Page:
Real change or the same old product in a different package?

Everyone is talking about change, but what meaning does the word have in Icelandic politics? 

The new leader of the Progressive Party is Sigmundur David Gunnlaugsson who is “old Progressive Party money”. He is likely to feel comfortable with the “old Independent party” money of Bjarni Benediktsson, the favorite in the Independent Party primaries. Their family ties with their parties are as involved as possibly could be. So new suits, but no change in the old guard. 

Some of those who have declared their intent to run have a wicked sense of humor. Ragnheidur Elin Arnadottir “feels the will of her party for change” so she will run. Her eight year stint as Geir Haarde’s assistant obviously makes her perfect to lead the change. Economist Tryggvi Thor Herbertsson feels like he “has something to offer in the current situation”, just like he had something to offer as Geir Haarde’s advisor and as the main cheerleaders of the Icelandic Economic Miracle, with his 2006 report published with Fredrich Mishkin of the Columbia Business School. (“The analysis in our study suggests that although Iceland’s economy does have some imbalances that will eventually be reversed, financial fragility is currently not a problem, and the likelihood of a financial meltdown is low”. (“It matters a lot that a respected economist like Mishkin participated in the making of the report” – Edda Ros Karlsdottir of Landsbankinn in 2006.)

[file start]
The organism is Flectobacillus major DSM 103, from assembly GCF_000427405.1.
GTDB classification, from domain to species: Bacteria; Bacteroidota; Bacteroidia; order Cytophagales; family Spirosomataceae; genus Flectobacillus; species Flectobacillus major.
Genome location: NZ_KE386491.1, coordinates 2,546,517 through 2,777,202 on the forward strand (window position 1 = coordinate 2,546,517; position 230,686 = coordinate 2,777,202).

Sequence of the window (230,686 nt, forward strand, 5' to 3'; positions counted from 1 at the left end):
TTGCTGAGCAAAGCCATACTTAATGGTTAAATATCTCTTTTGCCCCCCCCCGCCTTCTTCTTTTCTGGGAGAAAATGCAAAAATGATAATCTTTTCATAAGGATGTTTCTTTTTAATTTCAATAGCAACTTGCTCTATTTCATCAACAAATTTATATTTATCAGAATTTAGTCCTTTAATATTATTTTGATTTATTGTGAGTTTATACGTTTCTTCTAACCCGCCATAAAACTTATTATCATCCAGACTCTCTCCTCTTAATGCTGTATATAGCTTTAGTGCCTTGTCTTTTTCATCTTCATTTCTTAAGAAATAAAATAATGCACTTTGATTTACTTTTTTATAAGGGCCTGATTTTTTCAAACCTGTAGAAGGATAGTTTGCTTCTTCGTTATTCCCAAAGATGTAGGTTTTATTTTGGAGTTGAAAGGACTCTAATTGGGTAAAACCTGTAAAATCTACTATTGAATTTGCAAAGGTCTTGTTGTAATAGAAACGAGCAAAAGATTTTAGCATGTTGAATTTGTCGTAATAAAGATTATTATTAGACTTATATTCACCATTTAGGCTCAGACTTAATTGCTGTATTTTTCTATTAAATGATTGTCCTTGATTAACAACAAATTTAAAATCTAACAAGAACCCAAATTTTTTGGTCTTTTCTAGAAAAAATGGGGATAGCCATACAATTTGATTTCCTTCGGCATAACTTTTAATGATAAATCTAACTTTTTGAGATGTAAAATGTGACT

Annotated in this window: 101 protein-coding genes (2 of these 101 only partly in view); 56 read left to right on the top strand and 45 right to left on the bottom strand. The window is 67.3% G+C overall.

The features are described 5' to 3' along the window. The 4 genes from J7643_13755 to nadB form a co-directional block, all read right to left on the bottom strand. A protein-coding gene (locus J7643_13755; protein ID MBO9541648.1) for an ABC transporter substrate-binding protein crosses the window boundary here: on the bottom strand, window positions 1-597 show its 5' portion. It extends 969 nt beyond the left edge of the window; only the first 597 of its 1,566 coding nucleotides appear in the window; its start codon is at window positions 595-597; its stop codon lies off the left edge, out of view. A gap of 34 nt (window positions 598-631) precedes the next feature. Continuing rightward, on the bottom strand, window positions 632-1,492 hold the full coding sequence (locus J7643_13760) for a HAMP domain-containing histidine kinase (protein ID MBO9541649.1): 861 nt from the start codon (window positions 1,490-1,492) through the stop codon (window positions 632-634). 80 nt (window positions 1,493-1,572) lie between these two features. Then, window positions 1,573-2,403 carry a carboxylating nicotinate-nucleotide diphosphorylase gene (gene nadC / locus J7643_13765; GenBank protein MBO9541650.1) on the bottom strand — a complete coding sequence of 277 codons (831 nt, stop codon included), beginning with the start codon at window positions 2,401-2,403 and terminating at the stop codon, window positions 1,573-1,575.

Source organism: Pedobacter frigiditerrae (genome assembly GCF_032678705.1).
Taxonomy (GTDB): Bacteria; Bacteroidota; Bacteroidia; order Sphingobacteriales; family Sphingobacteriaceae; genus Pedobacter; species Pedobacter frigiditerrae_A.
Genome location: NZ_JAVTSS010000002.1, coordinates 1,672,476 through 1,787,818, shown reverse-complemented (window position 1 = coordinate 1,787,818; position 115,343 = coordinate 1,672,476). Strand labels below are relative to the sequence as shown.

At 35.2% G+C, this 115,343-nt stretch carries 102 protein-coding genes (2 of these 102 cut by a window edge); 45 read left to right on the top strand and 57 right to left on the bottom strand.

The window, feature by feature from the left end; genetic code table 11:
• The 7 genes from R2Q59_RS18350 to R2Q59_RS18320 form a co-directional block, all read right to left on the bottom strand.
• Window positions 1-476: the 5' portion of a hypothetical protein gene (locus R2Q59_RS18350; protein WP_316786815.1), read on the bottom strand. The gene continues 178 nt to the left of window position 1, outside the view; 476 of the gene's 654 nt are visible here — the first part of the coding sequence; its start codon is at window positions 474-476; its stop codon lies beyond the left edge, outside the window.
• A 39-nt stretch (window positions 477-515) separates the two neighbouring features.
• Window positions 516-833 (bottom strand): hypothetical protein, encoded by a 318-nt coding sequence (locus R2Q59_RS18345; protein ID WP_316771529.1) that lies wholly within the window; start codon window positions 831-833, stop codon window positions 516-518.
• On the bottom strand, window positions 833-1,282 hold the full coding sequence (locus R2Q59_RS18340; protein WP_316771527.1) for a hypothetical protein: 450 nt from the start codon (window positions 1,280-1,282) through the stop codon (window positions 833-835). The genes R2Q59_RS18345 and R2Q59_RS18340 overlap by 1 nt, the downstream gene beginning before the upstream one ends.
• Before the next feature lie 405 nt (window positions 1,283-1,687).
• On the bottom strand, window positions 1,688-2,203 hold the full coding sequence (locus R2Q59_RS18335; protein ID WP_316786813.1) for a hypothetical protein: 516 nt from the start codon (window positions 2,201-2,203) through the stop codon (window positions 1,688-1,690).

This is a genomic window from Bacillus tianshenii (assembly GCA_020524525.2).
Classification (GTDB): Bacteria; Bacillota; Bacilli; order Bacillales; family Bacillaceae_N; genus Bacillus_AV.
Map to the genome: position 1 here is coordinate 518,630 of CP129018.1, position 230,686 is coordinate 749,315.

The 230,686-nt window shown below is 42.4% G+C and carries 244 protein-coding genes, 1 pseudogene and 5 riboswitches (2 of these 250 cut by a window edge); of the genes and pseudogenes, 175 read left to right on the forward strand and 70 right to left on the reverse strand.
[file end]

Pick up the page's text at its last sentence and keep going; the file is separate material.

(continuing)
Steingrimur J. Sigfusson will run for the Left Greens, extending his stint which began the same year as Microsoft Word was introduced, Michael Jackson hit it with Thriller and Neil Kinnock became leader of the British Labour Party. Only the most loyal of his young and merry green elfins are allowed a piece of the action. 

Jon Baldvin Hannibalsson, former leader of the People’s Party, born in the same year Hitler invaded Poland is the youthful rabble rouser within Samfylkingin. The younger generations in the party seem to be completely lacking balls when challenging its leadership. 

Change, like the winter sun is definitely below the horizon in Iceland.

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